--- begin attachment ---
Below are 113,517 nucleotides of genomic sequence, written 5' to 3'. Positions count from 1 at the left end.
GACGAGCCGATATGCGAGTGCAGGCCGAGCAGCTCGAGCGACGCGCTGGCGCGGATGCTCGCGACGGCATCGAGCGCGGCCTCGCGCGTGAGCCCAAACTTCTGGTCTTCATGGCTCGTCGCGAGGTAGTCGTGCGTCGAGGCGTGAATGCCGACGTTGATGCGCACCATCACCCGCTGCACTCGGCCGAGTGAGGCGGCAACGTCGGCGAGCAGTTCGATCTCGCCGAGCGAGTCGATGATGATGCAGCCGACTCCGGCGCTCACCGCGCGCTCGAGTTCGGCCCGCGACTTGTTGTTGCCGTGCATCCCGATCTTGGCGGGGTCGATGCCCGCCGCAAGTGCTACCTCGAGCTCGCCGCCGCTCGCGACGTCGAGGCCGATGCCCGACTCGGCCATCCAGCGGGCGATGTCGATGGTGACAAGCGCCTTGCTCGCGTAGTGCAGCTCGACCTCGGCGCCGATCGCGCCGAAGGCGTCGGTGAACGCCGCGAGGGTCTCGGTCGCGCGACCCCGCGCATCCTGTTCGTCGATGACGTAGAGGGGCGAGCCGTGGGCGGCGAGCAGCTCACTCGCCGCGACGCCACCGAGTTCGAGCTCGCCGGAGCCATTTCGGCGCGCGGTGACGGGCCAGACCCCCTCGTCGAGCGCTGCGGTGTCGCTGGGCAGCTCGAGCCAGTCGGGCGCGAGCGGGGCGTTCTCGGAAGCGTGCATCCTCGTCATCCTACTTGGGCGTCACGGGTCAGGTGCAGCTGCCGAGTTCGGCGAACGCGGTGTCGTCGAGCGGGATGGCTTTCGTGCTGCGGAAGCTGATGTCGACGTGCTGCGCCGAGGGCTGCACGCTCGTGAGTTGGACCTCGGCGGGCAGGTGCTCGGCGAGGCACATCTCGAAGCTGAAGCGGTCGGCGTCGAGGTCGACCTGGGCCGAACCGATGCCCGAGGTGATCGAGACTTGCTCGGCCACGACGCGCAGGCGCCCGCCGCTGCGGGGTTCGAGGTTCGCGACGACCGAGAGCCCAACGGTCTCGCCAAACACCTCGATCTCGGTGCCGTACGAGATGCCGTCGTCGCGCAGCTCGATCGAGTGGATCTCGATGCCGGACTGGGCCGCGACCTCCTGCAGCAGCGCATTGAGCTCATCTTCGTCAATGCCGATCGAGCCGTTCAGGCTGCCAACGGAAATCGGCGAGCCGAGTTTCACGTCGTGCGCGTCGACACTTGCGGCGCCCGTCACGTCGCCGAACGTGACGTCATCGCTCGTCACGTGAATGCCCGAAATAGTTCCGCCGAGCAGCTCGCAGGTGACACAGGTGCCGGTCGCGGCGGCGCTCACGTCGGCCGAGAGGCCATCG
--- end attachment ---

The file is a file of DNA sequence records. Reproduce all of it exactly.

Below are 113,517 nucleotides of genomic sequence, written 5' to 3'. Positions count from 1 at the left end.
GACGAGCCGATATGCGAGTGCAGGCCGAGCAGCTCGAGCGACGCGCTGGCGCGGATGCTCGCGACGGCATCGAGCGCGGCCTCGCGCGTGAGCCCAAACTTCTGGTCTTCATGGCTCGTCGCGAGGTAGTCGTGCGTCGAGGCGTGAATGCCGACGTTGATGCGCACCATCACCCGCTGCACTCGGCCGAGTGAGGCGGCAACGTCGGCGAGCAGTTCGATCTCGCCGAGCGAGTCGATGATGATGCAGCCGACTCCGGCGCTCACCGCGCGCTCGAGTTCGGCCCGCGACTTGTTGTTGCCGTGCATCCCGATCTTGGCGGGGTCGATGCCCGCCGCAAGTGCTACCTCGAGCTCGCCGCCGCTCGCGACGTCGAGGCCGATGCCCGACTCGGCCATCCAGCGGGCGATGTCGATGGTGACAAGCGCCTTGCTCGCGTAGTGCAGCTCGACCTCGGCGCCGATCGCGCCGAAGGCGTCGGTGAACGCCGCGAGGGTCTCGGTCGCGCGACCCCGCGCATCCTGTTCGTCGATGACGTAGAGGGGCGAGCCGTGGGCGGCGAGCAGCTCACTCGCCGCGACGCCACCGAGTTCGAGCTCGCCGGAGCCATTTCGGCGCGCGGTGACGGGCCAGACCCCCTCGTCGAGCGCTGCGGTGTCGCTGGGCAGCTCGAGCCAGTCGGGCGCGAGCGGGGCGTTCTCGGAAGCGTGCATCCTCGTCATCCTACTTGGGCGTCACGGGTCAGGTGCAGCTGCCGAGTTCGGCGAACGCGGTGTCGTCGAGCGGGATGGCTTTCGTGCTGCGGAAGCTGATGTCGACGTGCTGCGCCGAGGGCTGCACGCTCGTGAGTTGGACCTCGGCGGGCAGGTGCTCGGCGAGGCACATCTCGAAGCTGAAGCGGTCGGCGTCGAGGTCGACCTGGGCCGAACCGATGCCCGAGGTGATCGAGACTTGCTCGGCCACGACGCGCAGGCGCCCGCCGCTGCGGGGTTCGAGGTTCGCGACGACCGAGAGCCCAACGGTCTCGCCAAACACCTCGATCTCGGTGCCGTACGAGATGCCGTCGTCGCGCAGCTCGATCGAGTGGATCTCGATGCCGGACTGGGCCGCGACCTCCTGCAGCAGCGCATTGAGCTCATCTTCGTCAATGCCGATCGAGCCGTTCAGGCTGCCAACGGAAATCGGCGAGCCGAGTTTCACGTCGTGCGCGTCGACACTTGCGGCGCCCGTCACGTCGCCGAACGTGACGTCATCGCTCGTCACGTGAATGCCCGAAATAGTTCCGCCGAGCAGCTCGCAGGTGACACAGGTGCCGGTCGCGGCGGCGCTCACGTCGGCCGAGAGGCCATCG